We recorded patients' characteristics, pulmonary function tests, PaO2, 6MWT, and hemodynamics, retrospectively. All patients underwent spirometry (CHESTAC-55V; Chest, Tokyo, Japan), according to the method described in the ATS 1994 update . Single-breath DLCO was also measured (CHESTAC-55V). The values for FVC and DLCO were related to % predicted values . 6MWT was conducted in all patients who participated in the study, according to the ATS statement . Briefly, all patients were tested under standardized conditions by trained technicians. Baseline blood pressure, heart rate, and oxygen saturation were measured. Patients were instructed to walk as far as possible in 6 min. The distance that patients could walk was recorded. Oxygen saturation was also measured by pulse oximetry at rest for 5 min prior to and immediately after the test. All patients underwent the tests twice to minimize the training effects. The MMRC scale includes 5 grades (0-4) of various physiological activities that provoke dyspnea [10,25]. After the patients had read the descriptive phrases, they selected the number that best corresponded to their level of dyspnea in daily living.
RHC was performed using a Swan-Ganz catheter percutaneously via either the cubital vein or the femoral vein.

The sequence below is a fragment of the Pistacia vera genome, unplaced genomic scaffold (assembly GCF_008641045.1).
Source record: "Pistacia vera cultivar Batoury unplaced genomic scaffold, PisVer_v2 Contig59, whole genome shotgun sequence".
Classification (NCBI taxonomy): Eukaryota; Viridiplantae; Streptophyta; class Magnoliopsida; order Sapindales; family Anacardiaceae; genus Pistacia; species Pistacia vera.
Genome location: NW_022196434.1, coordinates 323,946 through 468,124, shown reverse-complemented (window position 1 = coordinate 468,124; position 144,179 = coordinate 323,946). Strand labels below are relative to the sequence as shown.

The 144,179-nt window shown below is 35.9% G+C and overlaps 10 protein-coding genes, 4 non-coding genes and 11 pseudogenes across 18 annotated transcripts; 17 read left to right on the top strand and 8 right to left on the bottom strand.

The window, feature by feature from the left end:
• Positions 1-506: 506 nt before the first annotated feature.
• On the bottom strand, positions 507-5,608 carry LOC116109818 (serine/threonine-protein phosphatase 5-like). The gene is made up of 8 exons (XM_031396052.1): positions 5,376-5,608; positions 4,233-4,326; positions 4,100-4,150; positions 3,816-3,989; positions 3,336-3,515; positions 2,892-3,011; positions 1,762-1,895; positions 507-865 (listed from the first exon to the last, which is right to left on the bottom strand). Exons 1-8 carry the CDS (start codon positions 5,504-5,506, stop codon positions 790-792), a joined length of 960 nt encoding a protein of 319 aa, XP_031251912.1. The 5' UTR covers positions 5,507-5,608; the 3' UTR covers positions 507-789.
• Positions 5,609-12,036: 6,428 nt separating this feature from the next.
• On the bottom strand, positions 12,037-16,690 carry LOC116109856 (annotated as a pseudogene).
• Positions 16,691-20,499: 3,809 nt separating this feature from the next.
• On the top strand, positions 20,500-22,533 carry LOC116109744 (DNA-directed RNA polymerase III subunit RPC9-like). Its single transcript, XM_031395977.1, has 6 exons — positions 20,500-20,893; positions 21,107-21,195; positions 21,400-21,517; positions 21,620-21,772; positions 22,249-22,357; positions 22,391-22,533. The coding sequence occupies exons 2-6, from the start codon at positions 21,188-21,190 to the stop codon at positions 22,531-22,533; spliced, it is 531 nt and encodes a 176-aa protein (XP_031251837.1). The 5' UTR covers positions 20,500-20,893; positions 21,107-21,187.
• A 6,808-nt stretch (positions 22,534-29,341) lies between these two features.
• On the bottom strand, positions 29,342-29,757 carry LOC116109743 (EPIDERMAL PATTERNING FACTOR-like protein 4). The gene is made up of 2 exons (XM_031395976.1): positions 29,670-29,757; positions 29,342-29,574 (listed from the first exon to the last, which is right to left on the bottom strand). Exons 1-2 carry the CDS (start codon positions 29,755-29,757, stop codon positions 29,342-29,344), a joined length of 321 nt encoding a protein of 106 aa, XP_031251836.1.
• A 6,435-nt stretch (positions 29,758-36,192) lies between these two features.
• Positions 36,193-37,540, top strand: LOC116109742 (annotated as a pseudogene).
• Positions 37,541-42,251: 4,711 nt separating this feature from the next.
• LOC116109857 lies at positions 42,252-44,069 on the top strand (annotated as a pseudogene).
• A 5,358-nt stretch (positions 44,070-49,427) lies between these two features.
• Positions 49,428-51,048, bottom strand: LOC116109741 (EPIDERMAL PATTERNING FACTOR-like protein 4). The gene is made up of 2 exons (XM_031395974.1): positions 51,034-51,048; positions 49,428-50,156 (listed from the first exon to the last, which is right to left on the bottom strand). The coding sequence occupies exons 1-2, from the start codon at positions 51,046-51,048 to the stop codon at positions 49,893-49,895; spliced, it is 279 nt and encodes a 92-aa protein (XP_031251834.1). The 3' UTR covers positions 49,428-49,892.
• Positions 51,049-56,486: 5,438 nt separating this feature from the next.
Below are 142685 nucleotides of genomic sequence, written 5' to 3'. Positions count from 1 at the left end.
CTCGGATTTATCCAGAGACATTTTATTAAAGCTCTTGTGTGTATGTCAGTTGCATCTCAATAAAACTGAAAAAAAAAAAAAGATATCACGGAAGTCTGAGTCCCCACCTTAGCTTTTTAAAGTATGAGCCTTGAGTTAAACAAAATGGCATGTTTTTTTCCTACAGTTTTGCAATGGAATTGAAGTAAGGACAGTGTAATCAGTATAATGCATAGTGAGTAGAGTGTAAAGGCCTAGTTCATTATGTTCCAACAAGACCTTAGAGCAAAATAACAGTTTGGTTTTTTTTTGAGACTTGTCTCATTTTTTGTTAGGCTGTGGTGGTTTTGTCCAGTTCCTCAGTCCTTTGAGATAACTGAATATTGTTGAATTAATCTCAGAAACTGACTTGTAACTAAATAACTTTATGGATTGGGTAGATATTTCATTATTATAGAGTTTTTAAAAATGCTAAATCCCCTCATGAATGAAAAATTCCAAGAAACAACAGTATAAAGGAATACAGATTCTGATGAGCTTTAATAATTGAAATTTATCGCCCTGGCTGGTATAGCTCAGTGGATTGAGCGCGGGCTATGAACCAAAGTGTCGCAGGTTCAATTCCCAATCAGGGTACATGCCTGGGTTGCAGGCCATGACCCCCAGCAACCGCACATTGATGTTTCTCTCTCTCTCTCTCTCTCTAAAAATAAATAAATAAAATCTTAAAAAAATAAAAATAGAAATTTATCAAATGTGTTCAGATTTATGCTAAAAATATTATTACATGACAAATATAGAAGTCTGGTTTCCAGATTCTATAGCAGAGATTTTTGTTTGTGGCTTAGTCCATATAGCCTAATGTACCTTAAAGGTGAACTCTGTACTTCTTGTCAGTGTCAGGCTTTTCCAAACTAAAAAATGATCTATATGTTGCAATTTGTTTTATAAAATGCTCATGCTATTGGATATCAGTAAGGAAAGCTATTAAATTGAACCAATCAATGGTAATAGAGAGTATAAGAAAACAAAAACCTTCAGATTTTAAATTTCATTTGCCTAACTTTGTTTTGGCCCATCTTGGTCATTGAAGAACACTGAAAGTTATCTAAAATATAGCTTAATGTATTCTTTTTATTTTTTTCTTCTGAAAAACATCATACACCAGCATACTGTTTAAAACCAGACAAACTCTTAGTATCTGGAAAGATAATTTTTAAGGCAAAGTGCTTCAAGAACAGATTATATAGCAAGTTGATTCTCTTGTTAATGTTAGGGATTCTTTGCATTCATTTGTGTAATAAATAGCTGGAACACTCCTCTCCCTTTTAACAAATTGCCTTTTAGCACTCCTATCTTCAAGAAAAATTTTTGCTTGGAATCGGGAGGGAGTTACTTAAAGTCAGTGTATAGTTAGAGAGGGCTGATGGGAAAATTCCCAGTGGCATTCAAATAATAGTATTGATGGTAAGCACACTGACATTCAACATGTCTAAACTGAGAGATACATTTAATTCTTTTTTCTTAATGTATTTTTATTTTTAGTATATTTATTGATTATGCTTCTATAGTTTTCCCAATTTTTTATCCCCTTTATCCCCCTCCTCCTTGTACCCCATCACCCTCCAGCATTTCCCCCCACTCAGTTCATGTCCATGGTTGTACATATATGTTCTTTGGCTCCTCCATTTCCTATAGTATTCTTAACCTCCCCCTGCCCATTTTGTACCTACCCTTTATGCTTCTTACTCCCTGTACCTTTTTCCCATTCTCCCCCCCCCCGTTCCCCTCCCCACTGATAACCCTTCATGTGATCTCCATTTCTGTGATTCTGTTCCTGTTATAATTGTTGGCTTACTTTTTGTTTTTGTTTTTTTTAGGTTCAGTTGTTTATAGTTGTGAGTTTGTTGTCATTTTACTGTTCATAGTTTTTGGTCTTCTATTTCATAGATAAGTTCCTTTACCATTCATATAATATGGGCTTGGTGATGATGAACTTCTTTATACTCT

All data were based in February 2011. Continuous variables were expressed as means ± SD. Categorical variables were summarized by frequency. The MMRC score was analyzed as a continuous variable. Distribution of continuous variables was evaluated using the Shapiro-Wilk test. If both variables had a normal distribution, correlations were calculated using Pearson's correlation test. If either variable had a nonnormal distribution, correlations were calculated using Spearman's correlation test.
When two continuous variables were compared, the t test was used for normal distributions and the Mann-Whitney test was used for nonnormal distributions. When categorical variables were compared, the χ2 test was used. Univariate Cox's proportional hazard models were used to examine the association of selected variables with survival. Variables that were significant (p < 0.05) in the univariate analysis were included in the multivariate model. To avoid multicolinearity, only one of the highly correlated variables (coefficient of correlation ≥0.9) was entered in the multivariate model, if present. The stepwise multivariate Cox's proportional hazards model was then used for variables that were revealed to be significant with the univariate model, in order to select more significant variables. To obtain an appropriate cutoff value of MPAP, a receiver operating curve (ROC) analysis was performed. The survival analysis was completed according to the methods of Kaplan-Meier, and the log-rank test was used to compare survival curves. All tests were performed at a significance level of p < 0.05. Analyses were completed using IBM SPSS statistics version 19.